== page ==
The pharmaceutical industry strongly opposes the idea of an international price index, as do many Republicans, who object to what they see as government price controls. Republicans have also been wary of backing bipartisan legislation from Sens. Chuck Grassley (R-IA) and Ron Wyden (D-OR), which the White House supports.

Working on a plan to cut insulin costs for seniors: On a related note, Axios’s Caitlin Owens and Jonathan Swan report that the Trump administration is working on a plan to lower out-of-pocket costs for seniors who require insulin, though the details thus far “are unclear or undecided.”

Seniors spent an average of $588 out-of-pocket for insulin in 2016, or almost double what they paid in 2007, according to Axios. But Owens and Swan add that, “Lowering patients' out-of-pocket spending probably wouldn't lower the actual cost of the drug, meaning that it'd get shifted onto taxpayers.”

Number of the Day: 155,798,000

That’s how many individual tax returns were filed last year, according to the IRS. The tax agency issued nearly 112 million refunds totaling almost $321 billion, with the average refund coming in at $2,869, down 1.4% from 2018. The 2020 tax filing season starts today.

How 6 States Achieved Near Universal Health Coverage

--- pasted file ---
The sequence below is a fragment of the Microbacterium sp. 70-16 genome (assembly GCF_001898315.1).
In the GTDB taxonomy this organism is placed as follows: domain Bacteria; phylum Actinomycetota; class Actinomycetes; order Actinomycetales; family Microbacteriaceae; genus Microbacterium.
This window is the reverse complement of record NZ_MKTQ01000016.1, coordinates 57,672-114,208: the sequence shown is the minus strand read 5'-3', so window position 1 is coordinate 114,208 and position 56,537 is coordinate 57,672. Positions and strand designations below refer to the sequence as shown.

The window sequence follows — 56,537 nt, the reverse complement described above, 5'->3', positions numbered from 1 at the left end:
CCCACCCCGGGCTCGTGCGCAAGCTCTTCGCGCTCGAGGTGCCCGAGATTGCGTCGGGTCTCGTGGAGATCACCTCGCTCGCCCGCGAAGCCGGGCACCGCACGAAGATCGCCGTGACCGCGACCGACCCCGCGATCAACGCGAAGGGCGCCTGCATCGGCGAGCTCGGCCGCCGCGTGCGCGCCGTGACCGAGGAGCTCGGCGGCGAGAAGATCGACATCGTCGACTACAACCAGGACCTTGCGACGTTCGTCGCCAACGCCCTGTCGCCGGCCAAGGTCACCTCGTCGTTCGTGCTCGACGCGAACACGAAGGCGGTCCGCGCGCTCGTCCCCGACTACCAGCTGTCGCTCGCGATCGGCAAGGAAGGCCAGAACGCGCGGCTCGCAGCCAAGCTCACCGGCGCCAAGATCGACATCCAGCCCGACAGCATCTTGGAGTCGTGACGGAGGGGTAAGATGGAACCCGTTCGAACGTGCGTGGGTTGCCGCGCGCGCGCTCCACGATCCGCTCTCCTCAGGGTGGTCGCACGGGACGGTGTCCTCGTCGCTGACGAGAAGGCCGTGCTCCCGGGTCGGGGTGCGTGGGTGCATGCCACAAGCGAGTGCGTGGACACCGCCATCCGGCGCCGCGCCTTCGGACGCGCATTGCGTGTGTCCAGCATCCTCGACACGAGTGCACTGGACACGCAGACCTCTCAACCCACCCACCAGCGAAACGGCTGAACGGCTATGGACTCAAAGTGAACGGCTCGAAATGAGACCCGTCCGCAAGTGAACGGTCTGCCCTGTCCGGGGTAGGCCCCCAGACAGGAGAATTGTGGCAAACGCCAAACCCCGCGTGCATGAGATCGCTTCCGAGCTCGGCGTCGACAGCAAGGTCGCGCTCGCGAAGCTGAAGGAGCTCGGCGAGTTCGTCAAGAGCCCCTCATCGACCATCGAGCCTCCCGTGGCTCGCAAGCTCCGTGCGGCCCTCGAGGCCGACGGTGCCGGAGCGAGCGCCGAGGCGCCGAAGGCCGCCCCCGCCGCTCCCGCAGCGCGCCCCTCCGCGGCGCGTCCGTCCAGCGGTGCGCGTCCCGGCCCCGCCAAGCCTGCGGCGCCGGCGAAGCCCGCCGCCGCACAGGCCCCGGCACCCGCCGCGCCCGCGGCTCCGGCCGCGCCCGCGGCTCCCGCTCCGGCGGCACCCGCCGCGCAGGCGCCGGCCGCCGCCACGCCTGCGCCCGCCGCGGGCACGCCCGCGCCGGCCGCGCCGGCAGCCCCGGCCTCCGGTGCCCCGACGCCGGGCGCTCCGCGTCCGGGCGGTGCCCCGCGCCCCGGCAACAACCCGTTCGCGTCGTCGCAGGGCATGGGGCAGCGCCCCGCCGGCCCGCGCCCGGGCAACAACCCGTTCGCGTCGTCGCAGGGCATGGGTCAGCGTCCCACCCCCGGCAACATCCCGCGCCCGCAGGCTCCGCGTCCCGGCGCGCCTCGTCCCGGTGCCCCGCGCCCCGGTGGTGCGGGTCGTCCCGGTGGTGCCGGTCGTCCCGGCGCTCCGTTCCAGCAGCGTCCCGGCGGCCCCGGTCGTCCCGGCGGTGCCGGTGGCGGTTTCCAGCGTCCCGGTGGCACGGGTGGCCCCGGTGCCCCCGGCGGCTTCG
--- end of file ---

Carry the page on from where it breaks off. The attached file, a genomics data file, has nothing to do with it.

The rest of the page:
A half-dozen states and the District of Columbia have health care insurance rates of over 95%, achieving near-universal coverage. Three researchers at the University of Pennsylvania — including Ezekiel Emanuel, a key architect of Obamacare — said Monday that the Affordable Care Act has everything to do with those results.

Here’s how the states achieved such high insurance rates, according to the authors:

  • Expanding Medicaid: States that expanded their Medicaid programs as allowed under the ACA had about half the uninsured rate (6.6%) in 2018 as states that did not do so (12.4%). “Nearly 5 million people would gain health insurance if the remaining 14 states expanded Medicaid,” they write.
  • Extending enrollment periods: High-coverage states countered the Trump administration’s efforts to shorten enrollment periods and reduce informational assistance.
  • Lowering premiums: States enacted additional subsidies and reinsurance programs to keep premiums low, a crucial factor in maintaining insurance coverage from year to year.
  • Simplifying options: Some states limited the number of options available to counteract “choice overload,” which can reduce signups through consumer paralysis.
  • Maintaining individual mandates: Five states with low uninsured rates maintain some kind of individual and employer mandates, which may help persuade healthy people to sign up.

The lesson, the authors say, is that near-universal health coverage can be achieved without national legislation. “While it is easy to dismiss the ACA and focus on the promise of Medicare for All, there is a more straightforward path to universal coverage,” they write, “adopting a handful of relatively simple policies and programs at the state level can ensure health insurance coverage for nearly all Americans.”

Read the full analysis of “Obamacare’s Secret Success” at Politico.

Today is International Holocaust Remembrance Day and the 75th anniversary of the liberation of Auschwitz. We must never forget.